As to the rest, I'll leave you there, and seriously, I wish you well in your further explorations of physics...

All the best!
 

Offline Thebox

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Re: Is distance an absolute invariant?
« Reply #188 on: 10/02/2016 17:02:46 »
Ah box... now we are getting somewhere, because yes I am describing acceleration, and you are correct in your notions of a constant speed... at least :) .

By switching the polarities and keeping the speed of the train at a constant speed, let's say 3mph... and counting off one, one thousand, 2 one thousand, and so on, from front of carriages to back of carriages at faster or slower 'rates', then the possibility of a length contraction/expansion effect will become apparent to you, in consideration of the trains constant speed.

If you can grasp this concept, then you are further along your path of understanding relativity.

As to the rest, I'll leave you there, and seriously, I wish you well in your further explorations of physics...

All the best!


I understood length contraction in the first place, a meaningless parlour trick, relative to the object, the object does not contract it just appears to contract to the observation.  It is relatively really poor science or poor definition. I would call it an observation contraction due to the relative velocity of the observed.



« Last Edit: 10/02/2016 17:06:25 by Thebox »
 

Offline alancalverd

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Re: Is distance an absolute invariant?
« Reply #189 on: 10/02/2016 17:49:54 »
You have taken the first step towards understanding relativity, and indeed towards accepting exactly what I said 7 pages ago in reply #1.

But far from a "meaningless parlour trick", special relativity explains and predicts pretty much everything we observe in space travel and particle physics.
« Last Edit: 10/02/2016 17:54:17 by alancalverd »
 

Offline Ethos_

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Re: Is distance an absolute invariant?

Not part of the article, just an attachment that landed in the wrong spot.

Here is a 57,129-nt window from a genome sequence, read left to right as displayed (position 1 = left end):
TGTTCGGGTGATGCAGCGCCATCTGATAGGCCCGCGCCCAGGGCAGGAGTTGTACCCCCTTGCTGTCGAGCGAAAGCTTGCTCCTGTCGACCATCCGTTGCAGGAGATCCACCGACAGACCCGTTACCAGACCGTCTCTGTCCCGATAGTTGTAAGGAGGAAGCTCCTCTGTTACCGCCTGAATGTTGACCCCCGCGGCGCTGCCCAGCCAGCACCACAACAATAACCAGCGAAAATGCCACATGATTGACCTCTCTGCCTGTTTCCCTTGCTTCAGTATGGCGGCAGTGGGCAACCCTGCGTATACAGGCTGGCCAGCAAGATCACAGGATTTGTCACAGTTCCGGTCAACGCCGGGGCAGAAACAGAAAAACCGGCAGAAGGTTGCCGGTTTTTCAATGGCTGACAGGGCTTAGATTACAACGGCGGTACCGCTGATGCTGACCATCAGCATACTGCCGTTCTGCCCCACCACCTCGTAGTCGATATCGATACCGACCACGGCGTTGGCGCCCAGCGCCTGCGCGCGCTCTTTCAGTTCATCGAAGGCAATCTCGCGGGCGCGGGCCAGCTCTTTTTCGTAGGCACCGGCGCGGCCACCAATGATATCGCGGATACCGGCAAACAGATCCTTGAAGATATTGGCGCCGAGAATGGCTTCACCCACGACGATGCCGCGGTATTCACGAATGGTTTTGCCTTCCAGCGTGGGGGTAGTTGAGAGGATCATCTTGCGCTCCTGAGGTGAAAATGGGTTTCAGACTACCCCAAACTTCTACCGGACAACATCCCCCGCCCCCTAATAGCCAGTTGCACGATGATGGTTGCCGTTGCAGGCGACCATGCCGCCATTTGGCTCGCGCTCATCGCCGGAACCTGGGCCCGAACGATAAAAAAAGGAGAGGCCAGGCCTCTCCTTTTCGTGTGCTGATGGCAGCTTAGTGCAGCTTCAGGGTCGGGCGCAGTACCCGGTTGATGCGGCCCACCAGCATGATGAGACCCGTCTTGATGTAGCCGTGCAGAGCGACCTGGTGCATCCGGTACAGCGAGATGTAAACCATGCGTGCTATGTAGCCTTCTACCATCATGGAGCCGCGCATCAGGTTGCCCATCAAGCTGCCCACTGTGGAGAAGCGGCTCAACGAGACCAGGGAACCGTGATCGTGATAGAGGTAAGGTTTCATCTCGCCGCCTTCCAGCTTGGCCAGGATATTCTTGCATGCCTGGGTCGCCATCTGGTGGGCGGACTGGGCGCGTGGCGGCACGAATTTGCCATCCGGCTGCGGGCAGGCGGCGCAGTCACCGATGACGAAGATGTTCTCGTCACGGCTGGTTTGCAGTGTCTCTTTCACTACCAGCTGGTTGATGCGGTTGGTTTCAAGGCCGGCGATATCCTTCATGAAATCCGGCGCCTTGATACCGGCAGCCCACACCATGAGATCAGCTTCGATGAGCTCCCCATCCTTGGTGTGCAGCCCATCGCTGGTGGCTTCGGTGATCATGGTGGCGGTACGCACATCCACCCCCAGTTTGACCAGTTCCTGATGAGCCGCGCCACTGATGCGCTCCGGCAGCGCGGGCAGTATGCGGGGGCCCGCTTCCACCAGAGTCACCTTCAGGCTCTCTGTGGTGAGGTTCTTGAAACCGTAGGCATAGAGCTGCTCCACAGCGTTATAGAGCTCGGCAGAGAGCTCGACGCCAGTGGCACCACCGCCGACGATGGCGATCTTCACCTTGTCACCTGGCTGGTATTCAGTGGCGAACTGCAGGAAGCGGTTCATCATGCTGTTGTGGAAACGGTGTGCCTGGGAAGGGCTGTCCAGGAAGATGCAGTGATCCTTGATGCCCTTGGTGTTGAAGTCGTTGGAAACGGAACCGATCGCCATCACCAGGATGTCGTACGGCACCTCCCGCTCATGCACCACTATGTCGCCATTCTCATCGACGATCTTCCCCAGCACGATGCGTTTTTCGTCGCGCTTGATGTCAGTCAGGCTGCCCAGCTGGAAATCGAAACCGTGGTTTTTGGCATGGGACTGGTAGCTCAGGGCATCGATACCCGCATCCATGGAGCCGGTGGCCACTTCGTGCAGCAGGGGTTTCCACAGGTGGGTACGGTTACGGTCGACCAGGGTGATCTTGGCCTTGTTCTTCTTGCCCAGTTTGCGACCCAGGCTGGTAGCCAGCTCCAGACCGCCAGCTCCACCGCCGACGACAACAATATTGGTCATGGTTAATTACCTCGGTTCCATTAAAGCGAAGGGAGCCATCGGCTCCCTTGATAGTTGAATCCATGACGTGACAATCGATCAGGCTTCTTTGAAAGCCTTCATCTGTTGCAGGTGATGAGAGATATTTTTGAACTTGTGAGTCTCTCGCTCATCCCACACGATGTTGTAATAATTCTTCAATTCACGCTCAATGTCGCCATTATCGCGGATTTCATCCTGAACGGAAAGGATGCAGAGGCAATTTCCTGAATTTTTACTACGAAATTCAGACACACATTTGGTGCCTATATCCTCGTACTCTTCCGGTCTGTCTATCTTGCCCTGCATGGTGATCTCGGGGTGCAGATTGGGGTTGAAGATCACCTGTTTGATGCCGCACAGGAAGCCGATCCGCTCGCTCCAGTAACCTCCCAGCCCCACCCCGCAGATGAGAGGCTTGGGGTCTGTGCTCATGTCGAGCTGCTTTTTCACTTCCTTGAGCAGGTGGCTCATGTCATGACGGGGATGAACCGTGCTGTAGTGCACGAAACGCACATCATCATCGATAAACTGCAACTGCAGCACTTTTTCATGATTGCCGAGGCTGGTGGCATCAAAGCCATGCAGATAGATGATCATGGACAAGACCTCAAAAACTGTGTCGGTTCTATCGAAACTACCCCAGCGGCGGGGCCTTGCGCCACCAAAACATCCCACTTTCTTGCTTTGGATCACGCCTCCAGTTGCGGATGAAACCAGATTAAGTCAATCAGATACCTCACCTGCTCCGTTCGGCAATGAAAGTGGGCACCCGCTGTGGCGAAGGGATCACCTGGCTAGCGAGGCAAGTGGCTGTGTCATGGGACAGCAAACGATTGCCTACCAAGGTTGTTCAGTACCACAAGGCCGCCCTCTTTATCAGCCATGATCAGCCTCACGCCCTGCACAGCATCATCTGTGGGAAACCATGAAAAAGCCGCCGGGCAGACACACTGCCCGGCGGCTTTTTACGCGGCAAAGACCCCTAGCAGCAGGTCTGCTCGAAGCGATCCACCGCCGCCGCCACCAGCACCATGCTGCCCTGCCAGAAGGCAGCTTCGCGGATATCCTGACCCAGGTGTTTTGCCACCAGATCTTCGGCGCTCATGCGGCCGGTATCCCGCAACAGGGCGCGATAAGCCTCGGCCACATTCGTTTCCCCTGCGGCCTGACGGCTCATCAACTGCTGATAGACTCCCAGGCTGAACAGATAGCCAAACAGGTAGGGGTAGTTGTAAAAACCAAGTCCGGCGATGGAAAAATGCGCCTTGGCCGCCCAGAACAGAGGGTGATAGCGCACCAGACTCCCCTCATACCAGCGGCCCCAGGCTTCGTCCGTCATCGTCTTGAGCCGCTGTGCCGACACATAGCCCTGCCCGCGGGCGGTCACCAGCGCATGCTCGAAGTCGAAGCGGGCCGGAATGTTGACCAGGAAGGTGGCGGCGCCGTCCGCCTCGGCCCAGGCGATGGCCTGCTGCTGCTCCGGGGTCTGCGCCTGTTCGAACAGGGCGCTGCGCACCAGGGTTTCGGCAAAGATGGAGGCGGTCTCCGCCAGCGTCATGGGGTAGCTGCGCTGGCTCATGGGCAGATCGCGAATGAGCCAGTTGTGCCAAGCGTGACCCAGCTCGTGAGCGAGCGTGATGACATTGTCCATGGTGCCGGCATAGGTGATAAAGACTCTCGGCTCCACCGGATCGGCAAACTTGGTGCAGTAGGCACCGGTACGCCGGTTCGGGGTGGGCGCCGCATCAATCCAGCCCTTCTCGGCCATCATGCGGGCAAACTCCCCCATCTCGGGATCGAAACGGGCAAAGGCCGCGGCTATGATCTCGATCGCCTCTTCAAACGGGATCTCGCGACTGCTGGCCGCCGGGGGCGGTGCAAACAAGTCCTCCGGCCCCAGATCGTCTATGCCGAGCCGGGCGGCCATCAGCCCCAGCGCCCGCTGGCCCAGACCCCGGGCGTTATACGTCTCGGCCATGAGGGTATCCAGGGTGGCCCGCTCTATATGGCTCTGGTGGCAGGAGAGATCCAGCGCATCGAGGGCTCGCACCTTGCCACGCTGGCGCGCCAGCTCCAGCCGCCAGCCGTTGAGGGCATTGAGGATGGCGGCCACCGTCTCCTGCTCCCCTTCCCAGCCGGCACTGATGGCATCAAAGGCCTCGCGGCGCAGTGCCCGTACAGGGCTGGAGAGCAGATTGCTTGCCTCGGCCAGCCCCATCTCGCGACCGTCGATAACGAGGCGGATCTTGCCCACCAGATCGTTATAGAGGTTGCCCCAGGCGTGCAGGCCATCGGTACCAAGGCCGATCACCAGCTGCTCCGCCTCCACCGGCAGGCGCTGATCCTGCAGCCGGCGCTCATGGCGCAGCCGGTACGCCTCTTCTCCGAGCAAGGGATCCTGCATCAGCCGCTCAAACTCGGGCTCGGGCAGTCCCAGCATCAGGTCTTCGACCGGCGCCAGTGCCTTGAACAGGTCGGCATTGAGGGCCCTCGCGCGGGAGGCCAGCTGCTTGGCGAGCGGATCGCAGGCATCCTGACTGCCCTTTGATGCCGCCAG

« Reply #190 on: 10/02/2016 18:26:44 »

I understood length contraction in the first place, a meaningless parlour trick, relative to the object, the object does not contract it just appears to contract to the observation.  It is relatively really poor science or poor definition. I would call it an observation contraction due to the relative velocity of the observed.
It is interesting that you have consistently denied the validity of The Lorentz transformation but now agree with it and attempt to explain your change of heart by waving it off as our misunderstanding of what you previously meant.



One's character is revealed in their personal mirror of reflection, whether honest or dishonest.
« Last Edit: 10/02/2016 19:04:21 by Ethos_ »
 

Offline Thebox

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Re: Is distance an absolute invariant?
« Reply #191 on: 10/02/2016 19:03:48 »

I understood length contraction in the first place, a meaningless parlour trick, relative to the object, the object does not contract it just appears to contract to the observation.  It is relatively really poor science or poor definition. I would call it an observation contraction due to the relative velocity of the observed.
It is interesting that you have consistently denied the validity of The Lorentz transformation but now agree with it and attempt to explain your change of heart by waving it off as our misunderstanding of what you previously meant.